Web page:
Politics has always had an ugly side. Although we often feel like we are living through the worst of it, it has clearly been really awful at other times also. CNN had a great piece during the Trump-Clinton election showing some of the awful things candidates said about each other. The current climate includes some of this, and plenty of name calling (our President excels in this artform), but what bothers me the most isn’t the attacks between those individuals, but the blanket demonization of people who vote a certain way or another. Both sides get blame for this, but circumstances seem to be having an impact on republicans (at this moment) more than democrats. I’m not saying that things couldn’t be reversed, and democrats would be the ones to talk about here, but right now, in current politics, the republicans are worthy of some attention. Specifically, I’m talking about what’s happening in Alabama and the continued support of the GOP candidate for Senate. For the party leaders, and many of their voters, democrats are so awful, and so evil, and so wrong for the country, that they would prefer to side with Moore, in spite of all the dirt that’s been unearthed about him, than let a democrat win the seat.
The day is here. President-Elect Trump will become President Trump, and President Obama’s time in office will end. I honestly do not know which makes me more sad. The Obama administration has not been perfect, but they’ve done a pretty great job with lots of things. Perhaps one of their biggest failures was not being able to garner the recognition for many of the things they did. The rise of the right-leaning blogs, and websites like World Net Daily and Breitbart didn’t make that task any easier, but irrespective of the reasons, it was undoubtedly a problem.
The Obama administration oversaw some amazing things, many of them cultural, and it seems clear that the election of Trump was a push back against that. So, as much as I am sad to see Obama leave office, I am equally sad that voters pushed back against all he has accomplished. But, as much as this day is about that push back, for me it’s a whole lot of nostalgia for a president who I deeply adored, perhaps more than I will adore any other president in my lifetime.
Elections like this, and like the election in 2000, when the popular vote winner is not the same as the electoral vote winner, make people stop and think about the system we have. I have had quite a few discussions about this over the past month, and I am moved by the arguments in favor of the electoral college. Some say it’s antiquated, and that it was a system designed to give more power to states with high slave populations, but without giving slaves the right to vote. True or not, I accept the premise of why the electoral college is important today: it gives a voice to the small states, and helps make sure they are heard. This has been spun as a benefit to republicans, but the evidence supporting that isn’t very strong.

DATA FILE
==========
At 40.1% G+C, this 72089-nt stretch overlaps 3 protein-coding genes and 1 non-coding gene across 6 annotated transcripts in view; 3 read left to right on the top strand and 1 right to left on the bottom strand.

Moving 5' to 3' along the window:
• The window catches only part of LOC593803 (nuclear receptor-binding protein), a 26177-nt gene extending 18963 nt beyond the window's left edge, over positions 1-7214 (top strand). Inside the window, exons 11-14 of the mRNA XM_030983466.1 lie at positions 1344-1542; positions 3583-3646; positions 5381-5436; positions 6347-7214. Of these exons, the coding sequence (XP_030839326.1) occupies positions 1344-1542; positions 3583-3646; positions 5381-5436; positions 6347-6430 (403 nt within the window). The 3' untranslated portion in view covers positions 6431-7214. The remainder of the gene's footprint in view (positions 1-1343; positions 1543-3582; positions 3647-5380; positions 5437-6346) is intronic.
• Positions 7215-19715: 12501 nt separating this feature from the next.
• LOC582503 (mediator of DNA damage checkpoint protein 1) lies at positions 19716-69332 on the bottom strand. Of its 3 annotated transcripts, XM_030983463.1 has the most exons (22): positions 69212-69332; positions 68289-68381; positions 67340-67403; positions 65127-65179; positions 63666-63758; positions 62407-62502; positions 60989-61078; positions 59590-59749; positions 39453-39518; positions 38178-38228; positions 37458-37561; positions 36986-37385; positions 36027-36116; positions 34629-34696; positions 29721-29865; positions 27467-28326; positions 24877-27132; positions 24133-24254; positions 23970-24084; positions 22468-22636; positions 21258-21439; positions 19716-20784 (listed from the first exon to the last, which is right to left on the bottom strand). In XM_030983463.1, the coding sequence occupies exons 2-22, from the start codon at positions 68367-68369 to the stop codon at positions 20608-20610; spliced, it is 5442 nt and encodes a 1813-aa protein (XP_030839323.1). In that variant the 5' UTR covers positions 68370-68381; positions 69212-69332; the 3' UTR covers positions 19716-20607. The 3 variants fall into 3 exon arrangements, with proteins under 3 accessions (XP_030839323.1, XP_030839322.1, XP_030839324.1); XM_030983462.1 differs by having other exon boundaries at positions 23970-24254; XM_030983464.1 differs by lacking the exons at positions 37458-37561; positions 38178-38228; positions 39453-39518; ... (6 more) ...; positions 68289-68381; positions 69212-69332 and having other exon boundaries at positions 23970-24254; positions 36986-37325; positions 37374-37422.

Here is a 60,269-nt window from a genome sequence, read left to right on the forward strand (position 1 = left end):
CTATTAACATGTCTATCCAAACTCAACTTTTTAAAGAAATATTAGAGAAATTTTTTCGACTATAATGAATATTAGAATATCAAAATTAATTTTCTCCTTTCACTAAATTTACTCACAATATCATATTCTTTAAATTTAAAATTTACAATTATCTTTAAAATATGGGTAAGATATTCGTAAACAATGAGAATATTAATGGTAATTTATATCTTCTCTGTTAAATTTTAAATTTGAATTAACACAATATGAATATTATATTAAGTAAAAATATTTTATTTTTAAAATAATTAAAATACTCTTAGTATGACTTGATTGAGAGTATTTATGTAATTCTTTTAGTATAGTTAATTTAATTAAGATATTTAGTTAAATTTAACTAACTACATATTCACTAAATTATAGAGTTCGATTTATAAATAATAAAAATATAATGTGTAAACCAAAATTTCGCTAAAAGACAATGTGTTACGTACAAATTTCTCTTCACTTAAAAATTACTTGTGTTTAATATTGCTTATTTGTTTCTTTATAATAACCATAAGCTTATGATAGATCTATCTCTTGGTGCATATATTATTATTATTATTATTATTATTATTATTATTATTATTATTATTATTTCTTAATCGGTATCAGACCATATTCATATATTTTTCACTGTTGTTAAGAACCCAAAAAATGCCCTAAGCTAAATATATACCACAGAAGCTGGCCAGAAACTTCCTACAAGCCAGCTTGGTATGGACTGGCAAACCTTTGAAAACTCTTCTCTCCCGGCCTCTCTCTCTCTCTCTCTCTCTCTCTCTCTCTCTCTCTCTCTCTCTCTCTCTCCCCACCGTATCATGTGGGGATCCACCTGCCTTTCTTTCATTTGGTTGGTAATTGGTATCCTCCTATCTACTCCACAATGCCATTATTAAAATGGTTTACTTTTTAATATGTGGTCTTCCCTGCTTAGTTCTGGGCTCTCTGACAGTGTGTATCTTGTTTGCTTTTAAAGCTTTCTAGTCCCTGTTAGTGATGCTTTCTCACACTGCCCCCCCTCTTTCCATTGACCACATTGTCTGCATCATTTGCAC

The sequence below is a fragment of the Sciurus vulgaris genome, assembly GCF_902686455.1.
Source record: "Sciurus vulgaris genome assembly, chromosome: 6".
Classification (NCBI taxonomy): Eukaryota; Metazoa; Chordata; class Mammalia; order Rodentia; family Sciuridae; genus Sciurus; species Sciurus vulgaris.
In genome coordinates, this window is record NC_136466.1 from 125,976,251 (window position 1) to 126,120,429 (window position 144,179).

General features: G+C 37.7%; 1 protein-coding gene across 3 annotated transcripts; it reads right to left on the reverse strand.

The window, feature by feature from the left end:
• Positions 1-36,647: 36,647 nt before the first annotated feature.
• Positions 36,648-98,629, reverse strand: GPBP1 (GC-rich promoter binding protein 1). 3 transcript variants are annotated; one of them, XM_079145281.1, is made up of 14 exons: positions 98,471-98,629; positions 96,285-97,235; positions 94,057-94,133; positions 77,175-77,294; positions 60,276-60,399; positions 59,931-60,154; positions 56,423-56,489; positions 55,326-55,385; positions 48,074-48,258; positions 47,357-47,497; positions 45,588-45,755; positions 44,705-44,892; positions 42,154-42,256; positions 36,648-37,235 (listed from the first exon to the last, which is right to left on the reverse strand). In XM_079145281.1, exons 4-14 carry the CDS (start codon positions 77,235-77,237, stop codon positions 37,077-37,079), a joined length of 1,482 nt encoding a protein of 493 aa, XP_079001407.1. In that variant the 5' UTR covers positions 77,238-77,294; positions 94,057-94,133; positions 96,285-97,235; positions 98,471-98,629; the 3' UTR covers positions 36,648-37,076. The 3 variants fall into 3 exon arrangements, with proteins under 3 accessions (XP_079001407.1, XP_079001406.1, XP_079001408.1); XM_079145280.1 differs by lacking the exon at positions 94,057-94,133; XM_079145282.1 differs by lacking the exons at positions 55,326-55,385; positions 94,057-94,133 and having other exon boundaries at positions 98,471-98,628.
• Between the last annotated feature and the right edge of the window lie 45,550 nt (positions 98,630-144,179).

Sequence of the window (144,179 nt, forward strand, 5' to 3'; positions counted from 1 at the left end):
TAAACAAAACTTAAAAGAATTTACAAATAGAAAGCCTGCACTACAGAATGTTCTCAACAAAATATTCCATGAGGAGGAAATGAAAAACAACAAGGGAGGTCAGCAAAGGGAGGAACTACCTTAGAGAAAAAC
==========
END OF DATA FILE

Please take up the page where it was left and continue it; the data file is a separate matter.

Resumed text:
I spend a fair amount of time on FaceBook, and I keep a pretty diverse group of friends, so I get to hear lots of different perspectives. I have quite a few friends who are just not happy with the election. They don’t like the choices, and they think the whole thing is messed up. When people say they have to vote for the lesser of two evils, I have a tendency to feel like this says more about the nomination from the party that person is more likely to vote for, than it says about both candidates (read more here), but there are nevertheless plenty of people who just despise both choices, especially this year. When I think about the people who aren’t happy, some of them dislike the candidates as people (Hillary is a crook, Trump is a pig, etc), but I’ve been friends, at least on FaceBook, with others for long enough that I get the sense they will never be happy, with any candidate, unless that candidate fits their hopes/dreams/values/desires perfectly. It makes me wonder if we’re expecting a bit too much…maybe spoiled by modern society.
My Facebook feed is full of people who are dissatisfied with the election options. Meme after meme pokes fun at the candidates and the options the voters have this presidential election cycle. “I don’t think America should elect any president in 2016. We need to be single for a few years and find ourselves,” is one that I find amusing.
I find this one is a bit more offensive, but I get the point.
Here’s my problem with all of this: It doesn’t matter what anybody thinks of BOTH candidates. What matters the most is what each person thinks of one of them. That is ALL that matters.
I’m not a historian, and I don’t know one well enough to ask, but it seems like the illegitimate president is a modern trend. Even if we’ve had one or two before, my guess is that we haven’t had three, could be four, in a row. What do I mean by an illegitimate president? A president who a large swath of Americans reject as the legitimate president because of one thing or another. Clinton, failed to get a majority of the vote. Bush, had a presidency that was decided by a Supreme Court case (which, in my non-legal expert opinion, was decided against the ideology of every single Justice on the bench). Obama’s citizenship, or fraudulent citizenship, made him illegitimate, and now, the election is rigged, so if Clinton wins, her presidency will have the illegitimate label also. Let’s look at each of these in a rational manner.